It's not that I don't appreciate the good parts or hate the bad parts. I'm not delighted to see social impact bonds tossed into the mix, nor am I pleased to see the doors opened here and there for performance based education. I take a bit of pleasure in seeing the ways in which the bill makes extra effort to spank the secretary of education (who has been weirdly trying to save face by repeatedly saying, "Oh yeah, this is what we wanted all along"), and I'm quite happy with the various piecesparts that defang the Big Standardized Test. It is a mixed bag, a shift of inches in mostly the right direction kind of. I think Jeff Bryant said it best with, "Go Ahead, Pass Every Student Succeeds Act, But Don't Celebrate It."
Because here's the problem. The ESSA won't actually solve a thing.
Yes, state leaders may very well say, "Thank God! Let's scrap the Common Core and replace them with real standards that we develop ourselves, and let's work up our own Big Standardized Test and let's design a way to evaluate teachers and public schools that uses authentic markers of excellence and not a bunch of BS Test baloney and let's even allow parents to opt out of testing and if the feds don't like it, they can try to sort it out in a courtroom. Screw 'em."
Or state leaders may say, "You know, all this stuff that we had to do under the Obama-Duncan-Bush-Page administrations is just fine with us, and it took a lot of time and money to get it all up and running, and some nice lobbyists tell us that it's all working great, so we're actually not going to change a single solitary thing."
Some state leaders might say, "We have a vision for truly excellent public schools in our state. Now that tests can be decoupled from the high stakes, we will embrace systems for evaluating our students, teachers and schools that support and reveal their many forms of excellence, building up a state system of education of which we are justly and deeply proud."
But state leaders might also say, "We actually share the vision of Arne Duncan and of Bill Gates and of our very most excellent good charter-operating friends over with the giant piles of money. We are pretty sure that our public schools suck with the suckage of a thousand black holes, and we look forward to breaking them down and dismantling them and handing the pieces over to our chartery friends."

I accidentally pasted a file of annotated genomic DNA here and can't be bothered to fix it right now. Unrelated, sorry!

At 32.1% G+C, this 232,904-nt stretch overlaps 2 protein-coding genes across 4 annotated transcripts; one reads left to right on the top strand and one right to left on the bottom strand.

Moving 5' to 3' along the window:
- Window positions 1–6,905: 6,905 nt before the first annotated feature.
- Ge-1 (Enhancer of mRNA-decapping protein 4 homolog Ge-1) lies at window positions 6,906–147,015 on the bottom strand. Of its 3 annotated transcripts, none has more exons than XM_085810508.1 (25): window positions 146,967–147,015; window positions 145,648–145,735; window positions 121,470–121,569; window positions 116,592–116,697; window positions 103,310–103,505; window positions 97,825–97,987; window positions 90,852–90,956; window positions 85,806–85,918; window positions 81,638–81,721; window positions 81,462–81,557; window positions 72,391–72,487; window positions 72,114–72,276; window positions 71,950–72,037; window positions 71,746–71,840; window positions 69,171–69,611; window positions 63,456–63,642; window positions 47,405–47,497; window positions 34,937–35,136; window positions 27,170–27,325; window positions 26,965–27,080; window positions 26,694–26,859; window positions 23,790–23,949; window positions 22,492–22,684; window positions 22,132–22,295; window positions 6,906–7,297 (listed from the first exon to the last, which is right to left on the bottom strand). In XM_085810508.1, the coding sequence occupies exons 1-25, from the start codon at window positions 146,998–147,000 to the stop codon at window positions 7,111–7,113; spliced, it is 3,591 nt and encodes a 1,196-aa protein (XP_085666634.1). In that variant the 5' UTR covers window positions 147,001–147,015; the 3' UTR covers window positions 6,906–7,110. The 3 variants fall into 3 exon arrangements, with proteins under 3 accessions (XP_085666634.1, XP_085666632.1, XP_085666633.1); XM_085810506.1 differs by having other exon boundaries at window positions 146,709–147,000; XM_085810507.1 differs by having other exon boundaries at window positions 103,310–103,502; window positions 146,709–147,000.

The ESSA doesn't settle anything. It doesn't solve anything. Every argument and battle that supporters of public schools (and the teachers and students who work and learn in public schools) have been fighting will still be fought-- the difference is that now those arguments will be held in state capitols instead of Washington DC.
Depending on your state, that may be good news. Or it may be that the best we can say is that your state government isn't any worse, and they live closer to you.
There are definite advantages. State government officials are easier to find, to get to, to contact, to talk to. When a single state decides to implement terrible policy, they won't be implementing it for the entire country. And there are now plenty of groups that have become very accomplished and effective at making themselves heard in their home state (looking at you, New York opt outers).
Both those who love it and those who hate it, I think, missing the most important feature. ESSA replaces a great deal of the old "you must do" this language with "you may do this" language and even "you could get money for this but you have several choices here" language.
ESSA makes it possible to take many important steps forward. It also makes it possible for states to step backward. The steps that are taken will be decided state by state, and the same players who have worked hard to break down public education are still right there, still well-funded, still fully committed to the goals they have pursued for over a decade. It is absolutely critical that advocates for public education keep the pressure up on state governments. Congress has taken an unprecedented step in returning some power and control to the states; now we have to make sure that power is well used and that all students, schools and teachers receive the support and the tools needed to do the job we signed up to do.
The struggle is not over. It has just shifted venue. Get ready for the next rounds of debate-- all fifty of them. The one big change is the, unlike its predecessors, ESSA mandates relatively few things. But it opens the doors of opportunity wide to many many things, both good and bad. It's up to all of us to be vigilant about what walks through those doors.
Defangs The Big Standardized Test and then implants fangs into The Big State Standardized Test (with common-core-like standards), ripe for exploitation by edu-tech corporations. Cut off the head of Medusa and created 50 monster-heads that will mutate into who knows what. Please God, let me be wrong.ReplyDelete
"ESSA makes it possible to take many important steps forward. It also makes it possible for states to step backward." Well said. Thanks!ReplyDelete
I see no improvement at all from ESSA. It does mandate testing of every student grades 3 to 8 and 11. It does pony up big support for accelerating charter school development. It does support "individualized learning" and "blended learning" schemes (computer terminals and software instead of teachers) with federal dollars. It opens up education monies to investment bankers. It also undermines teacher education with its support of "alternative accreditation". I see all these things as being as bad or worse than NCLB. I just do not see any up side.ReplyDelete
For guidance on how assessment reform activists can transform the opportunities created by ESSA into lasting policy victories, see:ReplyDelete